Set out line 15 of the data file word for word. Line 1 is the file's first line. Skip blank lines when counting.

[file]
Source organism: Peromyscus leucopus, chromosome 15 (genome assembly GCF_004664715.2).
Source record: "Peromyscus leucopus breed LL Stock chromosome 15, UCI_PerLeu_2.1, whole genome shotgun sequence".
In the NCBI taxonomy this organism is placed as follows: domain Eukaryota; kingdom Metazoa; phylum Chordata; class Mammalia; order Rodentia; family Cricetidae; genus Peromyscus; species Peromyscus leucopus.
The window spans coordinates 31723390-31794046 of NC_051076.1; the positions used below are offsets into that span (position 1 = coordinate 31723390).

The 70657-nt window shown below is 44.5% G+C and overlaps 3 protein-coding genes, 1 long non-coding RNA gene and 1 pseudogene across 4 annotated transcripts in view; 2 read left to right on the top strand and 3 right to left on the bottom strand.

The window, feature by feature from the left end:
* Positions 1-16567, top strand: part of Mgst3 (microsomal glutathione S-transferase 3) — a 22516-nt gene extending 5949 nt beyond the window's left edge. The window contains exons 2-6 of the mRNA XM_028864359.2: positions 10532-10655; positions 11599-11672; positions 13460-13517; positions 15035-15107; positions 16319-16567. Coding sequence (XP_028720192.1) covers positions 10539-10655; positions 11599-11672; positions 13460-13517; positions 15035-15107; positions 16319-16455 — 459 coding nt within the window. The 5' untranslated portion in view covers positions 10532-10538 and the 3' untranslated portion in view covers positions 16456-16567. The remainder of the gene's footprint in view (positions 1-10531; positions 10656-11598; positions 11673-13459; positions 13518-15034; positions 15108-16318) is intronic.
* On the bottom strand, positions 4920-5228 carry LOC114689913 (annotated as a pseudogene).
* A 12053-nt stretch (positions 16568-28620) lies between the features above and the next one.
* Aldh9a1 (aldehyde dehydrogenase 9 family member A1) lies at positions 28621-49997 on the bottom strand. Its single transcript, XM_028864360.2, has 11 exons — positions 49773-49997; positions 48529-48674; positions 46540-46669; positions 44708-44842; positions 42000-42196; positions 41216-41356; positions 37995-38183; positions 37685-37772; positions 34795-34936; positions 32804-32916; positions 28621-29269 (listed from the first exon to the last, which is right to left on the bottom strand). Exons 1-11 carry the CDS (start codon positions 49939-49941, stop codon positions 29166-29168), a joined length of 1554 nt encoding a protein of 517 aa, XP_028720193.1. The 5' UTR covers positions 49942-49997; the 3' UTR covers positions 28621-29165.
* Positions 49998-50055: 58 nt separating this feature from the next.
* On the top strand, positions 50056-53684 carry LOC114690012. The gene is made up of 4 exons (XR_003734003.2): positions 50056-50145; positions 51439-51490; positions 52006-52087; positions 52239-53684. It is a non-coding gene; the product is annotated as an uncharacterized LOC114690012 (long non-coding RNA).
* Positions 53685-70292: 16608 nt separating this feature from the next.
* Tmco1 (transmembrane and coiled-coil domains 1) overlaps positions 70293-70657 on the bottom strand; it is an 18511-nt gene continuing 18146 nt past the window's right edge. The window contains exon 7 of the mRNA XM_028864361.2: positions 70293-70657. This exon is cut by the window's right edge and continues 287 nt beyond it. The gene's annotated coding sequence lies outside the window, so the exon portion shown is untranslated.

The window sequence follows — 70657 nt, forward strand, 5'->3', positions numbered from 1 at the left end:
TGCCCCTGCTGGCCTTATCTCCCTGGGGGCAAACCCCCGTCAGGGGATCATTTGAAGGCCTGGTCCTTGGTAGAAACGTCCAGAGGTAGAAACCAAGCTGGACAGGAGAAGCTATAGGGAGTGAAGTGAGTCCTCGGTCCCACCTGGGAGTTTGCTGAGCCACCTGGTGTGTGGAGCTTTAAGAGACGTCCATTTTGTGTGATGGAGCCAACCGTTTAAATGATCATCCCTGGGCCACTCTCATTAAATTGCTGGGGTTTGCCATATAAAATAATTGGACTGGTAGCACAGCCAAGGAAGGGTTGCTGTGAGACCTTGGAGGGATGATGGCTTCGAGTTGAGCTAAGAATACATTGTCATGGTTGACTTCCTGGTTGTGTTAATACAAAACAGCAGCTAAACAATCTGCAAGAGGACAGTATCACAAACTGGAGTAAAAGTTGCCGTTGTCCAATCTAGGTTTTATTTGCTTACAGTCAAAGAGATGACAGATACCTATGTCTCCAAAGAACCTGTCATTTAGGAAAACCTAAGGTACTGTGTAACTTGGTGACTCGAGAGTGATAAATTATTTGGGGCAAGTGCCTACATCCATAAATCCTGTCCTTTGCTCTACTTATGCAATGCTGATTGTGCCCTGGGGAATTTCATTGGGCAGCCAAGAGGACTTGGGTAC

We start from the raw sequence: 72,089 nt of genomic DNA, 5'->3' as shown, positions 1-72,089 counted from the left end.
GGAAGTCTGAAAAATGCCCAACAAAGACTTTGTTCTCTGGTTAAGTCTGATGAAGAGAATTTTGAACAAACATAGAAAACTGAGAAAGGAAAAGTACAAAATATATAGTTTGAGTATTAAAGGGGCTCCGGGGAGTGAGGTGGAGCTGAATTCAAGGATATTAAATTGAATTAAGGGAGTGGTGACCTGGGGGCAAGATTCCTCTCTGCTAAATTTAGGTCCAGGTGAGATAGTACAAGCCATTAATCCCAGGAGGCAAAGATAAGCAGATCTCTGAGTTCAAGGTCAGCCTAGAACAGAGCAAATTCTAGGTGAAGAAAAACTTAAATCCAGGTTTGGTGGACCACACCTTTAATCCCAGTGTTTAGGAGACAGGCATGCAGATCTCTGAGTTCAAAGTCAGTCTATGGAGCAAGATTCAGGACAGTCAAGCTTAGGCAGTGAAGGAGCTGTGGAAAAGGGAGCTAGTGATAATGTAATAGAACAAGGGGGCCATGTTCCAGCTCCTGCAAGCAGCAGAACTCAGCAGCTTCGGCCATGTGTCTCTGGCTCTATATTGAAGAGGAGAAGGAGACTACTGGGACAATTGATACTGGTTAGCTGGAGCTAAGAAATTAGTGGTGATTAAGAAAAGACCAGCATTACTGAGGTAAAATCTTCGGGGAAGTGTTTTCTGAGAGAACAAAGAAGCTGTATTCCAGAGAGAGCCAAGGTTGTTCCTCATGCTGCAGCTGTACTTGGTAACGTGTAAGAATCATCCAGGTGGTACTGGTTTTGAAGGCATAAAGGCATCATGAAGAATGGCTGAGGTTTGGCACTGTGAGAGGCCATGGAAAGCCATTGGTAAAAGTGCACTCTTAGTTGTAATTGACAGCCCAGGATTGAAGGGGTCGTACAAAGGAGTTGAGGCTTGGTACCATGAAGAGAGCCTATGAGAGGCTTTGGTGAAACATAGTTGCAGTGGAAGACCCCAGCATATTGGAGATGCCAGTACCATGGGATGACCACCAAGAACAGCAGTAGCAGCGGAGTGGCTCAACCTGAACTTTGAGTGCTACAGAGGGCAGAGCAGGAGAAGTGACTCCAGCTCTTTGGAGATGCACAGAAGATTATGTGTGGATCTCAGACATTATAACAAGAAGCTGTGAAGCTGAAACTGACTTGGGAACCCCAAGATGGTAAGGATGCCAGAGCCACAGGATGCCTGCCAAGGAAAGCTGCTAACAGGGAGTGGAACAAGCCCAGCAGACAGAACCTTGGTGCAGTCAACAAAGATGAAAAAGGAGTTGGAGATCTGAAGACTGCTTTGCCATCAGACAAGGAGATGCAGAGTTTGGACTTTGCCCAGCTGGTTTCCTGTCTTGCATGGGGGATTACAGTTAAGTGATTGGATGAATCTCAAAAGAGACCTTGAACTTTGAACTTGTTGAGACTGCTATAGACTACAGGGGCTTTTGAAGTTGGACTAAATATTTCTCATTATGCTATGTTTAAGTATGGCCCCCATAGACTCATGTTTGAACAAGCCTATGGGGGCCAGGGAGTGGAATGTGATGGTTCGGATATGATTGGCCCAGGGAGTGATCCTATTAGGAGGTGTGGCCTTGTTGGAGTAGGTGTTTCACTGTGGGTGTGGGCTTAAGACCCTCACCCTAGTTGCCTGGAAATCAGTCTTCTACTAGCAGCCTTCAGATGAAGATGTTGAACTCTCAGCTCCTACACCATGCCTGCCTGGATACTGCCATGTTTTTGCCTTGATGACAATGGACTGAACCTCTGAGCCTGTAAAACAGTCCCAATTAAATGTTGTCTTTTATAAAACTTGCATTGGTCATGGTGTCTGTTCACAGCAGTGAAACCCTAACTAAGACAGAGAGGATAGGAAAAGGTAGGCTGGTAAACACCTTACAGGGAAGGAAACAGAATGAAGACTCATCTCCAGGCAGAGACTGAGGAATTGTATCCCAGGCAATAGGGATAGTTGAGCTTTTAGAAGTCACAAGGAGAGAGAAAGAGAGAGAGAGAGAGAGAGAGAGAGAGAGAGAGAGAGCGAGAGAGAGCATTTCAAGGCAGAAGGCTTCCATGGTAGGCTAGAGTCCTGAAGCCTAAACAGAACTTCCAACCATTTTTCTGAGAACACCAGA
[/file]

The window sequence follows — 70657 nt, forward strand, 5'->3', positions numbered from 1 at the left end: